Animal Cognition

, Volume 15, Issue 6, pp 1151–1159 | Cite as

Perception of warble song in budgerigars (Melopsittacus undulatus): evidence for special processing

  • Hsiao-Wei Tu
  • Robert J. Dooling
Original Paper


The long, rambling warble song of male budgerigars is composed of a large number of acoustically complex elements uttered in streams lasting minutes a time and accompanied by various courtship behaviors. Warble song has no obvious sequential structure or patterned repetition of elements, raising questions as to which aspects of it are perceptually salient, whether budgerigars can detect changes in natural warble streams, and to what extent these capabilities are species-specific. Using operant conditioning and a psychophysical paradigm, we examined the sensitivity of budgerigars, canaries, and zebra finches to changes in long (>6 min) natural warble sequences of a male budgerigar. All three species could detect a single insertion of pure tones, zebra finch song syllables, budgerigar contact calls, or warble elements from another budgerigar’s warble. In each case, budgerigars were more sensitive to these changes than were canaries or finches. When warble elements from the ongoing warble stream were used as targets and inserted, out of order, into the natural warble stream so that the only cue available was the violation of the natural ordering of warble elements, only budgerigars performed above chance. When the experiment was repeated with all the ongoing warble stream elements presented in random order, the performance of budgerigars fell to chance. These results show species-specific advantages in budgerigars for detecting acoustic changes in natural warble sequences and indicate at least a limited sensitivity to sequential rules governing the structure of their species-specific warble songs.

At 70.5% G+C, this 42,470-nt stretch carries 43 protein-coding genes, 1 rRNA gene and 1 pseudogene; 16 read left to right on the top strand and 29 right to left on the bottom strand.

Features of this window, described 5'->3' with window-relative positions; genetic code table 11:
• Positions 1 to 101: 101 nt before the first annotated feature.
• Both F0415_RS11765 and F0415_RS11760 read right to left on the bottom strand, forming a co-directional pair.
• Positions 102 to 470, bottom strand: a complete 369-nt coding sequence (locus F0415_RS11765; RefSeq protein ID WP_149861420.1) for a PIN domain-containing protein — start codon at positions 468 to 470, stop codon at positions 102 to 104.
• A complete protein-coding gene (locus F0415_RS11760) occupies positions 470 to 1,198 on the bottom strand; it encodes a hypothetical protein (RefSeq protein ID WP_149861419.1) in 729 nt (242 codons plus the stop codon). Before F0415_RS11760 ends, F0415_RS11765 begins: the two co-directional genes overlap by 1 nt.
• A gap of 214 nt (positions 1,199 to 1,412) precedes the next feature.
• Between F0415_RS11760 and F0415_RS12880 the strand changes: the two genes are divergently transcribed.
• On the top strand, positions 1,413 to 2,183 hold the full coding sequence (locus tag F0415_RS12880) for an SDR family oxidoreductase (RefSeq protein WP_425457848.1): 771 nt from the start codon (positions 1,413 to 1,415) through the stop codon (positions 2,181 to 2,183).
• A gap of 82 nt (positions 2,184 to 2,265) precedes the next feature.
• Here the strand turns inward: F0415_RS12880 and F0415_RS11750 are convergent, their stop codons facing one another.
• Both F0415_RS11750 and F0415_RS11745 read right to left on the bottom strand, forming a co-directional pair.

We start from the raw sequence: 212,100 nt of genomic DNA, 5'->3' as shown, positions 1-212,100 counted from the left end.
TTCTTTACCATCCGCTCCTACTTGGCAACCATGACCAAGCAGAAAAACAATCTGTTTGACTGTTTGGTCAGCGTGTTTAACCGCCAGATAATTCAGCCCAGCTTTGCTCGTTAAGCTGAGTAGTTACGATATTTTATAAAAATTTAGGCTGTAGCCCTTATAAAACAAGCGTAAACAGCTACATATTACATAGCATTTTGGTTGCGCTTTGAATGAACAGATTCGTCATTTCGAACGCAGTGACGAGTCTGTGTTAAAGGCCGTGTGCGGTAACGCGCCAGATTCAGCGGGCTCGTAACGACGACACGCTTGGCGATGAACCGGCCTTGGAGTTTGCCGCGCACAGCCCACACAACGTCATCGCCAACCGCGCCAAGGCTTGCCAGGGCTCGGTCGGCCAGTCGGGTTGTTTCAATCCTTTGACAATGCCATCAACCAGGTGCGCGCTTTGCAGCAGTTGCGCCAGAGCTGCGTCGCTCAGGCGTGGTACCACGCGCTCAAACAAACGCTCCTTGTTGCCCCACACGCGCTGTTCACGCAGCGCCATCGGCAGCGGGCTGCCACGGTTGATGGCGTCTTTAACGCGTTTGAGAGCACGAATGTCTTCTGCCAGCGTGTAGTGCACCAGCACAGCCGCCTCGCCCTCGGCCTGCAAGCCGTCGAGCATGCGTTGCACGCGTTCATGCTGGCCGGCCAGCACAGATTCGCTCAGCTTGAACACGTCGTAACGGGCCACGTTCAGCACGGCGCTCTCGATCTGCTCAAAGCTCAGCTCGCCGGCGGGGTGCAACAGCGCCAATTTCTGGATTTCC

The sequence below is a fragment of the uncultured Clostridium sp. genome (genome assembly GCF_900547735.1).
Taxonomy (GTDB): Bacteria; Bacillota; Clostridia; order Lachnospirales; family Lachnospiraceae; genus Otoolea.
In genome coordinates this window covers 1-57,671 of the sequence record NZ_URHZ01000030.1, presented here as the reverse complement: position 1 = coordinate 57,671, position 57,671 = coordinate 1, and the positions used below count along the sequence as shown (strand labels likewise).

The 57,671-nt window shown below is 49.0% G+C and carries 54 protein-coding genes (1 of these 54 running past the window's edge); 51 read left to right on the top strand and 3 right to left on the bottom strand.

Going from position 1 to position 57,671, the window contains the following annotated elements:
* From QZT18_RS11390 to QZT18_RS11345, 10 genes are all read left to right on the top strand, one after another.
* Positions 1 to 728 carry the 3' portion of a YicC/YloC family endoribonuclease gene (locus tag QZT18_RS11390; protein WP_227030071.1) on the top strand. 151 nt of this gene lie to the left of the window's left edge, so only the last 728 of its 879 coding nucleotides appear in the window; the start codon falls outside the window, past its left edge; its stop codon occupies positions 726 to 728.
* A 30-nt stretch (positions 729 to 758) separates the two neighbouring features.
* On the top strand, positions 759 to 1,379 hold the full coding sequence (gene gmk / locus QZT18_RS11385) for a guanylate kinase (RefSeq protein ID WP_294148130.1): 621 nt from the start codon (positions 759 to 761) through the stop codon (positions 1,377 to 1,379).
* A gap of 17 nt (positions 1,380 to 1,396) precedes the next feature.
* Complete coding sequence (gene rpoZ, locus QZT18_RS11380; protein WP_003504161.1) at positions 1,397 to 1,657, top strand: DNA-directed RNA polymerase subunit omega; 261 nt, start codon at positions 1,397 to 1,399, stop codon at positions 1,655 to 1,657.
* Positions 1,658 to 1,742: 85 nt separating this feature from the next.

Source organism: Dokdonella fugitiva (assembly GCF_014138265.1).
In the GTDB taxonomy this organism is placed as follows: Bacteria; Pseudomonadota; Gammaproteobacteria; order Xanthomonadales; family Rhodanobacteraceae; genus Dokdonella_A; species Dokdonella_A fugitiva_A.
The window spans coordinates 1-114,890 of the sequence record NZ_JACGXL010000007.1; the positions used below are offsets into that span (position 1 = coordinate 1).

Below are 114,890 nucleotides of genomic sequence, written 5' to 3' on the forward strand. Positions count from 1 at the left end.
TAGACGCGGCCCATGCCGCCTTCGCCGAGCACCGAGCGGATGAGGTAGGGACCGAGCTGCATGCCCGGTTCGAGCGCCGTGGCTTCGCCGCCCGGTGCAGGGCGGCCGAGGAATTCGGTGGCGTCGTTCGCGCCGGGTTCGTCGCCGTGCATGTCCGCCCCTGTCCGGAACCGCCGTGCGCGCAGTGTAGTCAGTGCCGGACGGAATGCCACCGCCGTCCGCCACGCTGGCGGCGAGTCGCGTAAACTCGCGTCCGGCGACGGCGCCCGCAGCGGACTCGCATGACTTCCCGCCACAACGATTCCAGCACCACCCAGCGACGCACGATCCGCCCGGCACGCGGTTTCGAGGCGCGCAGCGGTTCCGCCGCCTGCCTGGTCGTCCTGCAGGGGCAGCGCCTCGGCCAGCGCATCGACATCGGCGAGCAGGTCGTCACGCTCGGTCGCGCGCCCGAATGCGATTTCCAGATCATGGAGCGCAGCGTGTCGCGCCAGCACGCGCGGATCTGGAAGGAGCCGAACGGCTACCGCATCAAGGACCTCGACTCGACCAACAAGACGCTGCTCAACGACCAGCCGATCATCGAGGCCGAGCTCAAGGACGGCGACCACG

Ordering Warble Sequence Perception Sensitivity 



We thank Marjorie Leek and Beth Brittan-Powell for comments on earlier drafts; Peter Marvit and Edward Smith for technical support. This work was supported by NIH/NIDCD R01-DC 000198 to RJD.


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Copyright information

© Springer-Verlag 2012

Authors and Affiliations

  1. 1.Department of PsychologyUniversity of MarylandCollege ParkUSA
  2. 2.Department of PsychologyVirginia Polytechnic Institute and State UniversityBlacksburgUSA

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